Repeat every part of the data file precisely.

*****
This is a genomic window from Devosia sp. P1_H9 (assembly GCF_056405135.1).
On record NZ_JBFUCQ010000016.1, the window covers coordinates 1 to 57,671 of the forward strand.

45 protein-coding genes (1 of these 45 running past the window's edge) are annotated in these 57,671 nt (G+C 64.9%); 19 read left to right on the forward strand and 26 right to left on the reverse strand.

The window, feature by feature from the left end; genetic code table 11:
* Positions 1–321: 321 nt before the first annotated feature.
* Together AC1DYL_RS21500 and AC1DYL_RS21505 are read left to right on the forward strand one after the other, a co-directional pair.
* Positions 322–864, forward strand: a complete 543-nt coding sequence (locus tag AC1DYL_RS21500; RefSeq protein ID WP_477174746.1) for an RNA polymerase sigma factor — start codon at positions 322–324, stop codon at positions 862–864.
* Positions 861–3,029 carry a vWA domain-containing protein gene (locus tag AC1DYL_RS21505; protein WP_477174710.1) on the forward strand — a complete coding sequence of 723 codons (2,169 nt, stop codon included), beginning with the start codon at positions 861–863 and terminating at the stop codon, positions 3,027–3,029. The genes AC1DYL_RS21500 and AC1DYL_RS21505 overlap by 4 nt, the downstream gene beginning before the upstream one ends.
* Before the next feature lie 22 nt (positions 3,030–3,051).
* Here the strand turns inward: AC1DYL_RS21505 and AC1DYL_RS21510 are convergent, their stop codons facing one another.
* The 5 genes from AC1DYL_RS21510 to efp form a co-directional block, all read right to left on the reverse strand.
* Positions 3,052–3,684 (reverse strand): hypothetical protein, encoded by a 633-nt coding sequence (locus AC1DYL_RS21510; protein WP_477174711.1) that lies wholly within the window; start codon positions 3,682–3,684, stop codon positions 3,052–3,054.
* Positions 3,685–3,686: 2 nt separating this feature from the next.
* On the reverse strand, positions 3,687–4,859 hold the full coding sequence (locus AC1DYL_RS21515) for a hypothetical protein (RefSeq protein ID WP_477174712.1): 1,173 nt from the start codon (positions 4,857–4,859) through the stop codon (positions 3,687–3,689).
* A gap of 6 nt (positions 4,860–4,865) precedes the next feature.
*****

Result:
This is a genomic window from Devosia sp. P1_H9 (assembly GCF_056405135.1).
On record NZ_JBFUCQ010000016.1, the window covers coordinates 1 to 57,671 of the forward strand.

45 protein-coding genes (1 of these 45 running past the window's edge) are annotated in these 57,671 nt (G+C 64.9%); 19 read left to right on the forward strand and 26 right to left on the reverse strand.

The window, feature by feature from the left end; genetic code table 11:
* Positions 1–321: 321 nt before the first annotated feature.
* Together AC1DYL_RS21500 and AC1DYL_RS21505 are read left to right on the forward strand one after the other, a co-directional pair.
* Positions 322–864, forward strand: a complete 543-nt coding sequence (locus tag AC1DYL_RS21500; RefSeq protein ID WP_477174746.1) for an RNA polymerase sigma factor — start codon at positions 322–324, stop codon at positions 862–864.
* Positions 861–3,029 carry a vWA domain-containing protein gene (locus tag AC1DYL_RS21505; protein WP_477174710.1) on the forward strand — a complete coding sequence of 723 codons (2,169 nt, stop codon included), beginning with the start codon at positions 861–863 and terminating at the stop codon, positions 3,027–3,029. The genes AC1DYL_RS21500 and AC1DYL_RS21505 overlap by 4 nt, the downstream gene beginning before the upstream one ends.
* Before the next feature lie 22 nt (positions 3,030–3,051).
* Here the strand turns inward: AC1DYL_RS21505 and AC1DYL_RS21510 are convergent, their stop codons facing one another.
* The 5 genes from AC1DYL_RS21510 to efp form a co-directional block, all read right to left on the reverse strand.
* Positions 3,052–3,684 (reverse strand): hypothetical protein, encoded by a 633-nt coding sequence (locus AC1DYL_RS21510; protein WP_477174711.1) that lies wholly within the window; start codon positions 3,682–3,684, stop codon positions 3,052–3,054.
* Positions 3,685–3,686: 2 nt separating this feature from the next.
* On the reverse strand, positions 3,687–4,859 hold the full coding sequence (locus AC1DYL_RS21515) for a hypothetical protein (RefSeq protein ID WP_477174712.1): 1,173 nt from the start codon (positions 4,857–4,859) through the stop codon (positions 3,687–3,689).
* A gap of 6 nt (positions 4,860–4,865) precedes the next feature.